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Nematodes – cowpea | Guidelines for safe transfer of cowpea germplasm | Safe transfer of cowpea germplasm | Safe Transfer of Germplasm (STOG) | General genebank management strategies and principles | Resources | Genebank Platform

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Nematodes - Cowpea

Contributors to this section: IITA, Nigeria (M. Ayodele, L. Kumar).

Contents:
Root-knot nematodes
Reniform nematodes

Root-knot nematodes

Scientific name

Meloidogyne arenaria.

Other scientific names

Meloidogyne incognita (Kofoid & White, 1919) Chitwood 1949
Oxyuris incognita Kofoid & White, 1919
Meloidogyne incognita acrita Chitwood, 1949
Meloidogyne acrita Chitwood, 1949

Importance

High

Significance

The nematode attacks many major food crops resulting in reduction in quality and quantity of food and feed .Yield loss ranges from 5%- to   complete loss (Sasser and Carter, 1984).

Symptoms

The nematode affects the  flowering, podding, seedling and vegetative growing stages. The leaves, roots and whole plant are also attacked by the nematode causing different symptoms on:

roots/ corms/ tubers: galls, abnormal formation and function of root system and blockage of; the vascular cylinder.

stem ( above the ground )symptoms : patchy, stunted growth; discoloration and

leaf : chlorosis, wilting

whole plant : stunting, reduced yield in quantity and quality; premature; death.

Hosts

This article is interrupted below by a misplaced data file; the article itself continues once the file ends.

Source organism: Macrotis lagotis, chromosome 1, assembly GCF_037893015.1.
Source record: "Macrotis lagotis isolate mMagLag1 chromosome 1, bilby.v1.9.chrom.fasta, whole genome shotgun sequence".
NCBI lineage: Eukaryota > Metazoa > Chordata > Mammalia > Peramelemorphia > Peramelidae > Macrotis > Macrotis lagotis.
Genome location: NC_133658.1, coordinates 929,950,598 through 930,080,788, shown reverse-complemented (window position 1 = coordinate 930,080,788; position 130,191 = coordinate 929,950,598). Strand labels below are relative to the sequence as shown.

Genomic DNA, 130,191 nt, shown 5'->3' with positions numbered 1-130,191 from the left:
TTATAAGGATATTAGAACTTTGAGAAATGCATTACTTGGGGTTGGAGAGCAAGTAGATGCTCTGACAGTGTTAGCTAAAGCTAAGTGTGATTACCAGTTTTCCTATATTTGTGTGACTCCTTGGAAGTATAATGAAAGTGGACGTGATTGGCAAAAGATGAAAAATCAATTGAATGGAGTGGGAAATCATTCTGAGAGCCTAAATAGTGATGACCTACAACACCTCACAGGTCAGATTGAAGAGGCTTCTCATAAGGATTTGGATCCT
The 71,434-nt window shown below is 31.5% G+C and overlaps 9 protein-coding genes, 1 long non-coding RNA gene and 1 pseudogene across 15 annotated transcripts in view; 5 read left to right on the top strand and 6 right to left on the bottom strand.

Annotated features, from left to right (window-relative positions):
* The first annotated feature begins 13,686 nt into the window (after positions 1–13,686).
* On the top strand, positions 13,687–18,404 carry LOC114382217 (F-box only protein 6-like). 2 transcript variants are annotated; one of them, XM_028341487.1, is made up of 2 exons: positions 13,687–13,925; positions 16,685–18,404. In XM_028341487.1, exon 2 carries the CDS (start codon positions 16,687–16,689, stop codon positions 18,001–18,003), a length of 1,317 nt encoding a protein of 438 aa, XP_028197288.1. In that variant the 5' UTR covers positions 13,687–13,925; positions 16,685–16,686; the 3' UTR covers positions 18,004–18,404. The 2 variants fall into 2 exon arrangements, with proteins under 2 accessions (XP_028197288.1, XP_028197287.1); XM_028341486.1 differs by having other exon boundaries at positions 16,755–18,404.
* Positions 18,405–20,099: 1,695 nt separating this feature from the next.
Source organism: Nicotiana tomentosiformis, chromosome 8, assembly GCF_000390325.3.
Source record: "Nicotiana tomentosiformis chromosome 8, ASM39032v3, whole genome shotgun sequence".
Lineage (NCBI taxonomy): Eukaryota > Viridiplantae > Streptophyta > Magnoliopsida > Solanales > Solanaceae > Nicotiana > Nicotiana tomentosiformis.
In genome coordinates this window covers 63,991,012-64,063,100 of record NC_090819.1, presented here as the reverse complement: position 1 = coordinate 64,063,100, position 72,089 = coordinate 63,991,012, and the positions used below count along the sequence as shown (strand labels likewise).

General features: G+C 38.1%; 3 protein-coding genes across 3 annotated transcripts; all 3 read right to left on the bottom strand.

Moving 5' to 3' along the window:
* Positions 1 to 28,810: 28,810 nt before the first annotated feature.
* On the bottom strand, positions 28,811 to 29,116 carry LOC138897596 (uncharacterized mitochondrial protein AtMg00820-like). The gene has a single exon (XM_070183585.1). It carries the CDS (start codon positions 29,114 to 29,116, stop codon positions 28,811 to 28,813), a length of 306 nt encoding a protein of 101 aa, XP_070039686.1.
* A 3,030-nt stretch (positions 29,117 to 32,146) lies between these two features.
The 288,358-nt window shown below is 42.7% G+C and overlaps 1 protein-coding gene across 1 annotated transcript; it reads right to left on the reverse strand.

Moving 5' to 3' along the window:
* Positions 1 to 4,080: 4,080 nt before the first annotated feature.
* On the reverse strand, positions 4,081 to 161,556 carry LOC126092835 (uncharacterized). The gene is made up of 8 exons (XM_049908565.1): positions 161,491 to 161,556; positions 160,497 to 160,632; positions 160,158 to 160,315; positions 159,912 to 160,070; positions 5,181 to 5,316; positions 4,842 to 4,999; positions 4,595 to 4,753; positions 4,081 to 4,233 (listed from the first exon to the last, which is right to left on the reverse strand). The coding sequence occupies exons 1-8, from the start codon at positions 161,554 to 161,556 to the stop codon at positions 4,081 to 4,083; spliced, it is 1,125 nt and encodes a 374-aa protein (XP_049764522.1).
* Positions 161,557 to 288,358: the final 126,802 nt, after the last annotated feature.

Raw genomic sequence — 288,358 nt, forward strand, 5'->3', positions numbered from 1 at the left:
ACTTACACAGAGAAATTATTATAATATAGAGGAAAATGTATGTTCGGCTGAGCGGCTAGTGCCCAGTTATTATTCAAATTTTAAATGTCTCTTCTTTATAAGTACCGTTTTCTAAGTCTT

The nematode has alarge host range which includes monocotyledons, dicotyledons, herbaceous and woody plants.

The major hosts include Vigna unguiculata (cowpea), Abelmoschus esculentus (okra), Arachis hypogaea (groundnut), Avena sativa (oats), Capsicum frutescens (chilli), Citrullus lanatus (watermelon), Coffea arabica (arabica coffee), Cucumis sativus (cucumber), Cucurbita pepo (ornamental gourd), Daucus carota (carrot), Glycine max (soyabean), Gossypium hirsutum (Bourbon cotton), Hordeum vulgare (barley), Ipomoea batatas (sweet potato), Lycopersicon esculentum (tomato), Medicago sativa (lucerne), Musa (banana), Nicotiana tabacum (tobacco), Oryza sativa (rice), Passiflora edulis (passionfruit), Phaseolus vulgaris (common bean), Pisum sativum (pea), Prunus persica (peach), Vitis vinifera (grapevine), and Zea mays (maize).

Geographic distribution

Cosmopolitan

Biology and transmission

Not reported

Detection/indexing methods used at IITA

General methods for the detection of all nematodes

A:  On seeing suppressed growth/decreased production in crop plants

B :   Direct examination of plant material

Treatment/control

Procedures in case of positive test at IITA

References and further reading

Sasser JN, Carter CC. 1984. Overview of the International Meloidogyne Project, 1975-1984, pp. 19 – 24. In: Sasser JN, Carter CC, editors. An advanced treatise on Meloidogyne, Vol. 1 Biology and control. Raleigh, NC: A Cooperative Publication of the Department of Plant Pathology and Genetics, North Carolina State University, and the United States Agencey for International Development

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Reniform nematodes

Scientific name

Rotylenchulus reniformis

Other scientific names

Rotylenchulus leiperi (Das) Loof & Oostenbrunk, 1961
Rotylenchulus queirozi (Lordello & Cesnik) Sher, 1961
Rotylenchulus stakmani Husain & Khan, 196

Importance

High